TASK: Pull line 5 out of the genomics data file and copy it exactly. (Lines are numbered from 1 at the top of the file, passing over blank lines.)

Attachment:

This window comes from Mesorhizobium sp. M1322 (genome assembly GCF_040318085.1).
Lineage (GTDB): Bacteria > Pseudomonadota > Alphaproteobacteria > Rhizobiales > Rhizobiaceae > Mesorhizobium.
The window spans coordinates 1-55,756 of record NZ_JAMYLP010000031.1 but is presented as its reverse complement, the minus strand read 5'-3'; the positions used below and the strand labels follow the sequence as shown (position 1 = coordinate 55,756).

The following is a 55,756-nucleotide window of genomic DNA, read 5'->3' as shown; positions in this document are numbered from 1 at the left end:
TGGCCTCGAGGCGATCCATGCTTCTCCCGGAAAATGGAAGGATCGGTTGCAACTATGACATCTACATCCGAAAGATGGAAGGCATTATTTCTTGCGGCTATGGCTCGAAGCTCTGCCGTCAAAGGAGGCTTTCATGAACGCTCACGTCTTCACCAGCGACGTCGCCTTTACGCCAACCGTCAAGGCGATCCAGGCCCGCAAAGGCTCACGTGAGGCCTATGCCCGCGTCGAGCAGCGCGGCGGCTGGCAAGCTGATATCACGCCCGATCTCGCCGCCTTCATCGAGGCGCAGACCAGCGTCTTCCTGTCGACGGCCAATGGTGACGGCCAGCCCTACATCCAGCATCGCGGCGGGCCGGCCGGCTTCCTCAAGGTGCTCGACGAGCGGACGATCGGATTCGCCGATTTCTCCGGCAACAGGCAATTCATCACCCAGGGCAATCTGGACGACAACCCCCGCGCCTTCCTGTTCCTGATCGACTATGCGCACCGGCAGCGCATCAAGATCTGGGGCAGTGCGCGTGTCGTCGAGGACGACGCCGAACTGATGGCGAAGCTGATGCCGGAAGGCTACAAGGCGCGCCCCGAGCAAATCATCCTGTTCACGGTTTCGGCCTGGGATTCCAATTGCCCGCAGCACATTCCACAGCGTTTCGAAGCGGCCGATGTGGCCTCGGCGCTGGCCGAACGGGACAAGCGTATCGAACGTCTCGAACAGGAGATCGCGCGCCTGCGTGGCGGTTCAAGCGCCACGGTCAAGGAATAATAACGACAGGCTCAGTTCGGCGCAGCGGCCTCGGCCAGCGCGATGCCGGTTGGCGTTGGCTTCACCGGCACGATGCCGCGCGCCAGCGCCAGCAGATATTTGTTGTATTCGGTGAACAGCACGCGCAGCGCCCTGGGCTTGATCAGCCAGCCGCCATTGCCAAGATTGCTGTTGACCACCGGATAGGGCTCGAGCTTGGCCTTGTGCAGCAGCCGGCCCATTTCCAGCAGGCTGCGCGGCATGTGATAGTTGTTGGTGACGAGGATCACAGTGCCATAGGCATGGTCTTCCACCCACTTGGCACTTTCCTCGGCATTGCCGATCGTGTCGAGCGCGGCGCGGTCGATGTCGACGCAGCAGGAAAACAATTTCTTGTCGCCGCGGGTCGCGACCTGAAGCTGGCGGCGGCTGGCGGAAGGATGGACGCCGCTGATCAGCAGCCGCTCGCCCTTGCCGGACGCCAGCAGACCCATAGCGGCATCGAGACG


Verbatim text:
TGGCCTCGAGGCGATCCATGCTTCTCCCGGAAAATGGAAGGATCGGTTGCAACTATGACATCTACATCCGAAAGATGGAAGGCATTATTTCTTGCGGCTATGGCTCGAAGCTCTGCCGTCAAAGGAGGCTTTCATGAACGCTCACGTCTTCACCAGCGACGTCGCCTTTACGCCAACCGTCAAGGCGATCCAGGCCCGCAAAGGCTCACGTGAGGCCTATGCCCGCGTCGAGCAGCGCGGCGGCTGGCAAGCTGATATCACGCCCGATCTCGCCGCCTTCATCGAGGCGCAGACCAGCGTCTTCCTGTCGACGGCCAATGGTGACGGCCAGCCCTACATCCAGCATCGCGGCGGGCCGGCCGGCTTCCTCAAGGTGCTCGACGAGCGGACGATCGGATTCGCCGATTTCTCCGGCAACAGGCAATTCATCACCCAGGGCAATCTGGACGACAACCCCCGCGCCTTCCTGTTCCTGATCGACTATGCGCACCGGCAGCGCATCAAGATCTGGGGCAGTGCGCGTGTCGTCGAGGACGACGCCGAACTGATGGCGAAGCTGATGCCGGAAGGCTACAAGGCGCGCCCCGAGCAAATCATCCTGTTCACGGTTTCGGCCTGGGATTCCAATTGCCCGCAGCACATTCCACAGCGTTTCGAAGCGGCCGATGTGGCCTCGGCGCTGGCCGAACGGGACAAGCGTATCGAACGTCTCGAACAGGAGATCGCGCGCCTGCGTGGCGGTTCAAGCGCCACGGTCAAGGAATAATAACGACAGGCTCAGTTCGGCGCAGCGGCCTCGGCCAGCGCGATGCCGGTTGGCGTTGGCTTCACCGGCACGATGCCGCGCGCCAGCGCCAGCAGATATTTGTTGTATTCGGTGAACAGCACGCGCAGCGCCCTGGGCTTGATCAGCCAGCCGCCATTGCCAAGATTGCTGTTGACCACCGGATAGGGCTCGAGCTTGGCCTTGTGCAGCAGCCGGCCCATTTCCAGCAGGCTGCGCGGCATGTGATAGTTGTTGGTGACGAGGATCACAGTGCCATAGGCATGGTCTTCCACCCACTTGGCACTTTCCTCGGCATTGCCGATCGTGTCGAGCGCGGCGCGGTCGATGTCGACGCAGCAGGAAAACAATTTCTTGTCGCCGCGGGTCGCGACCTGAAGCTGGCGGCGGCTGGCGGAAGGATGGACGCCGCTGATCAGCAGCCGCTCGCCCTTGCCGGACGCCAGCAGACCCATAGCGGCATCGAGACG